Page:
Benjie Oliveros | Appeals Court Decision on Morong 43 Sets Dangerous Precedent


MANILA — The search warrant was highly irregular: it did not contain the correct name of the owner of the house and the list of items to be searched. There were clear violations of the detainees’ rights. They were handcuffed and blindfolded for days and denied their right to counsel and visits. Before they were allowed visits, the military brought in a fiscal who conducted inquest proceedings even if the 43 health workers were not represented by their counsels.

Worse, one of the detainees Dr. Alex Montes, 62, recounted, at the Court of Appeals hearing, the torture he endured while being interrogated. Another detainee Jane Balleta was sexually harassed, and chances are other women detainees may have suffered the same fate. Even the government’s Commission on Human Rights has declared that the rights of the 43 health workers were clearly violated.

It was obvious that the Armed Forces of the Philippines (AFP) was lying right from the start. The military initially declared that the 43 health workers were conducting a bomb-making training; later it changed its storyline claiming that the 43 belonged to the health bureau of the Communist Party of the Philippines-New People’s Army, likening them to the “Department of Health” of the communists. But eventually, it filed cases of illegal possession of explosives and illegal possession of firearms against the 43 health workers before the Morong court, perhaps because it is easier to manufacture evidences for these cases than in a rebellion case.

And yet, despite the glaring violations of the rights of the 43 health workers, the Court of Appeals (CA) junked the petition for a writ of habeas corpus. Why?

A rich man represented by a good lawyer could have been ordered freed on a mere technicality, such as an irregularity in the search or arrest warrants or a violation of the right to counsel. Even Andal Ampatuan Jr., the prime suspect in the November 23 Maguindanao massacre that claimed the lives of 57 people is having a better day in court.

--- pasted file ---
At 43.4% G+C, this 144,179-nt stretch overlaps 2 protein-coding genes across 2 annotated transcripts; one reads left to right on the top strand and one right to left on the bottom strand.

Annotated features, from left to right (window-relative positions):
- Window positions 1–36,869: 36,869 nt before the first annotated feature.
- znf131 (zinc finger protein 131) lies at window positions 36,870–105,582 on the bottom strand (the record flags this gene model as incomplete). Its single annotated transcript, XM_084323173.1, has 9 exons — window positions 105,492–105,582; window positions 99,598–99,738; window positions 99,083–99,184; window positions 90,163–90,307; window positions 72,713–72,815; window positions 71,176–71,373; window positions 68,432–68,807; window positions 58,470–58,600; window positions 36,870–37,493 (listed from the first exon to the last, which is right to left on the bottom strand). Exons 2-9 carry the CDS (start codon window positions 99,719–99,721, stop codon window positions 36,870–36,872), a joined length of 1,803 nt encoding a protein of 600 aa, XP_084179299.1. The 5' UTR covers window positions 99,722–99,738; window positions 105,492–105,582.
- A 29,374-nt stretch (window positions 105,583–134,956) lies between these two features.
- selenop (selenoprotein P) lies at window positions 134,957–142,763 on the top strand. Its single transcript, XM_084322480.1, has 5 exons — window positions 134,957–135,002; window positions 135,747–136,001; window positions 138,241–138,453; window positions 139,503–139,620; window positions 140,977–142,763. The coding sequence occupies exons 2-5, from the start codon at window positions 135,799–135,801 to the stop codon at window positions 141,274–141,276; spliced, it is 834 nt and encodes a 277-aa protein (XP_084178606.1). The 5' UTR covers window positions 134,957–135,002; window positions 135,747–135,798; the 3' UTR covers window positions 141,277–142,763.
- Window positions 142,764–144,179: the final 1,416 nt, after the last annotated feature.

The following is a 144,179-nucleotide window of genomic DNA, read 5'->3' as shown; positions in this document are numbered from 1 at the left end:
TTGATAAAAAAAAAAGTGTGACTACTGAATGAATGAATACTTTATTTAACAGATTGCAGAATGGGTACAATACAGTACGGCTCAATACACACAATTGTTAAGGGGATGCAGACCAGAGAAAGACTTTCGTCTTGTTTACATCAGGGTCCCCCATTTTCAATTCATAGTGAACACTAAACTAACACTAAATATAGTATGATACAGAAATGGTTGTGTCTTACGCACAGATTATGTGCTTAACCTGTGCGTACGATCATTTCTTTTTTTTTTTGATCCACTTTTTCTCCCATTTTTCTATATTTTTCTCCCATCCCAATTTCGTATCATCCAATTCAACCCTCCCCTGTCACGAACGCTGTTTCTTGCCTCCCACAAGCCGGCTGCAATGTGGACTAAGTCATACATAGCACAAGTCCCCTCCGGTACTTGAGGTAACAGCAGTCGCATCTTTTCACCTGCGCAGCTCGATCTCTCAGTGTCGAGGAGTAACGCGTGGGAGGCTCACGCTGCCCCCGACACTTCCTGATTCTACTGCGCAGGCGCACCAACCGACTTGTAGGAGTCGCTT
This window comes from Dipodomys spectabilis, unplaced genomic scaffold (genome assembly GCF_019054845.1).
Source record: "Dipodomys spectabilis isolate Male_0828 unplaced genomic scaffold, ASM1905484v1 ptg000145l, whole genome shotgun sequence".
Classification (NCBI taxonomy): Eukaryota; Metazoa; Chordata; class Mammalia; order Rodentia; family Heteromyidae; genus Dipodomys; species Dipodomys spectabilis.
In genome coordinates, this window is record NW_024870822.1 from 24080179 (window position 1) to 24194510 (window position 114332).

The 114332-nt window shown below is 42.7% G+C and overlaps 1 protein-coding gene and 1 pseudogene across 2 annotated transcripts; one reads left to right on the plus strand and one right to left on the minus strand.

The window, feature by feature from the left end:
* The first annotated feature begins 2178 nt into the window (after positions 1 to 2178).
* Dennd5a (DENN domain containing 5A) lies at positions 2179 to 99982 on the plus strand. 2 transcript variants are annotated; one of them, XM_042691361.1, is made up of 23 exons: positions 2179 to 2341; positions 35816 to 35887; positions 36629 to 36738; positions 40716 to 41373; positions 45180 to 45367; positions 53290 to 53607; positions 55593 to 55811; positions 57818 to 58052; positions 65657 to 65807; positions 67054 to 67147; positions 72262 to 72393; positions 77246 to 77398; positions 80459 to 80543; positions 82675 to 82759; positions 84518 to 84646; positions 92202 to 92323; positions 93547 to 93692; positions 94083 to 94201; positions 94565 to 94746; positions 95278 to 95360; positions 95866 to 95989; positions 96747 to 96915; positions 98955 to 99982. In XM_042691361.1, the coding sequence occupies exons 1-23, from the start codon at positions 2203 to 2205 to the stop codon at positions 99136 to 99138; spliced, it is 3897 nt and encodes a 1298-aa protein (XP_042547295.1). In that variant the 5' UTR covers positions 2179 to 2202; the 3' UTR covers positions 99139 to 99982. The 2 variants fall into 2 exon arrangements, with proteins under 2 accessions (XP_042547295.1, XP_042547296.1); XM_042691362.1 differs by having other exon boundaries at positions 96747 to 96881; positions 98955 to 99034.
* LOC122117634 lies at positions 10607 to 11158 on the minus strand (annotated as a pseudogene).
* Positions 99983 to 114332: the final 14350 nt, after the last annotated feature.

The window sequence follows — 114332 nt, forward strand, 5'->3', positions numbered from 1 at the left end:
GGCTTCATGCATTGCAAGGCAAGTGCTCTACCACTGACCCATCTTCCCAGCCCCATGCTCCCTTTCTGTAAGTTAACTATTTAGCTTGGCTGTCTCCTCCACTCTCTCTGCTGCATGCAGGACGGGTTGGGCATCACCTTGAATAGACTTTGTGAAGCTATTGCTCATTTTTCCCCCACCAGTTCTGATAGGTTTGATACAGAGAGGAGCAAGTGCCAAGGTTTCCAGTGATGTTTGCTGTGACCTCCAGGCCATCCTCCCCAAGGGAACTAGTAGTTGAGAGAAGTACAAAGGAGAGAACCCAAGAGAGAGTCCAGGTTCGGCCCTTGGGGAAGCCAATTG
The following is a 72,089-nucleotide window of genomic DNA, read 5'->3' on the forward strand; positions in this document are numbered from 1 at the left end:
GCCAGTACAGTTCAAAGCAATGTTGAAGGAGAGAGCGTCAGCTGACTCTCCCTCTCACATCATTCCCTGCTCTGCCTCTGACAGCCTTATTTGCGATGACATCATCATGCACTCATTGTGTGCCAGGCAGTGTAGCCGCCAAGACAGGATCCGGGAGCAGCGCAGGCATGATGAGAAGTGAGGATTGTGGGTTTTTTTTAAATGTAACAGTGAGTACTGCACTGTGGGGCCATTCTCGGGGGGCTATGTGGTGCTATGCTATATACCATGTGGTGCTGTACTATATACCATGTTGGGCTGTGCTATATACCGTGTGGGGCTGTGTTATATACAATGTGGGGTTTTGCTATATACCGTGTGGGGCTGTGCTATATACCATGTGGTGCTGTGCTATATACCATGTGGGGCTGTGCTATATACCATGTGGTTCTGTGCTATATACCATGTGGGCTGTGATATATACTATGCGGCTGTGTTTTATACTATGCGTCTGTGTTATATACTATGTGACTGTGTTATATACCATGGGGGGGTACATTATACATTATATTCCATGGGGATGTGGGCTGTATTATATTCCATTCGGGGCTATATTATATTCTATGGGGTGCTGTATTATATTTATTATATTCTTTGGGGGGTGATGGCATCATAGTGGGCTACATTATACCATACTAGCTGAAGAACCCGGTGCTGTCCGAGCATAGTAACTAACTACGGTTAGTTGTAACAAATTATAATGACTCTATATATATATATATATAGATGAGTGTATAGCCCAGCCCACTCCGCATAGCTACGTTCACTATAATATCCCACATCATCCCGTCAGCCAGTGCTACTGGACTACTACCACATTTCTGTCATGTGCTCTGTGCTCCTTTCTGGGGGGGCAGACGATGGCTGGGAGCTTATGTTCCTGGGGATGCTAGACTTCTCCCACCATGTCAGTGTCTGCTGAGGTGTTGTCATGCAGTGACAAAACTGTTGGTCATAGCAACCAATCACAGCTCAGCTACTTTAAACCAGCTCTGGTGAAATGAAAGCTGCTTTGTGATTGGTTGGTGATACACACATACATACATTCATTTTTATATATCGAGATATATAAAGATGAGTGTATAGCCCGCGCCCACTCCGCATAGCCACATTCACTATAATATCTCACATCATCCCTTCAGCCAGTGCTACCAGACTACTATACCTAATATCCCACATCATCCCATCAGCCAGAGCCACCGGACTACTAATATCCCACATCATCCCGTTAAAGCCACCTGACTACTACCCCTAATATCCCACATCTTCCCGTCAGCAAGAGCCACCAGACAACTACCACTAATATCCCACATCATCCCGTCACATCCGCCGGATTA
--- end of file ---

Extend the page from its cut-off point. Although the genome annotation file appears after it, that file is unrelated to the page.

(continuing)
However, this case goes way beyond the unequal dispensation of justice. It is already about a denial of justice. Worse, it is about the impunity in rights violations. The CA decision sets a dangerous precedent at a time when impunity is prevailing. In fact, the decision fans the flames of this impunity. It sends the signal that the military can run roughshod on the rights of people, illegally arrest, torture, and detain them, and justify it later on by filing a case in court.

Romeo Capulong, counsel for the 43, has brilliantly pointed out that the Appeals Court, in explaining its decision, has effectively revived the Ilagan vs. Enrile doctrine, which was issued under martial law.

“Once a person is duly charged in court, he may no longer question his detention through a petition for issuance of a writ of habeas corpus. The privilege of the writ of habeas corpus shall not be allowed after the party sought to be released had been charged before any court,” the CA wrote in its 20-page decision.

The Ilagan vs. Enrile Supreme Court decision was issued October 21,1985 on the writ of habeas corpus petition filed by the Integrated Bar of the Philippines, Free Legal Assistance Group, and the Movement of Attorneys for Brotherhood, Integrity and Nationalism in behalf of three Mindanao-based human rights lawyers Laurente Ilagan, Marcos Resonar, and Antonio Arellano. The three lawyers were arrested one after the other on the basis of a Mission Order issued by the Ministry of National Defense on May 10, 1985. Named respondents were then Defense Minister Juan Ponce Enrile, Acting AFP Chief of Staff lt. Gen. Fidel V. Ramos, and Brig. Gen. Dionisio Tan-Gatue, Philippine Constabulary-Integrated National Police (PC-INP) Regional Commander for Region XI based in Davao City.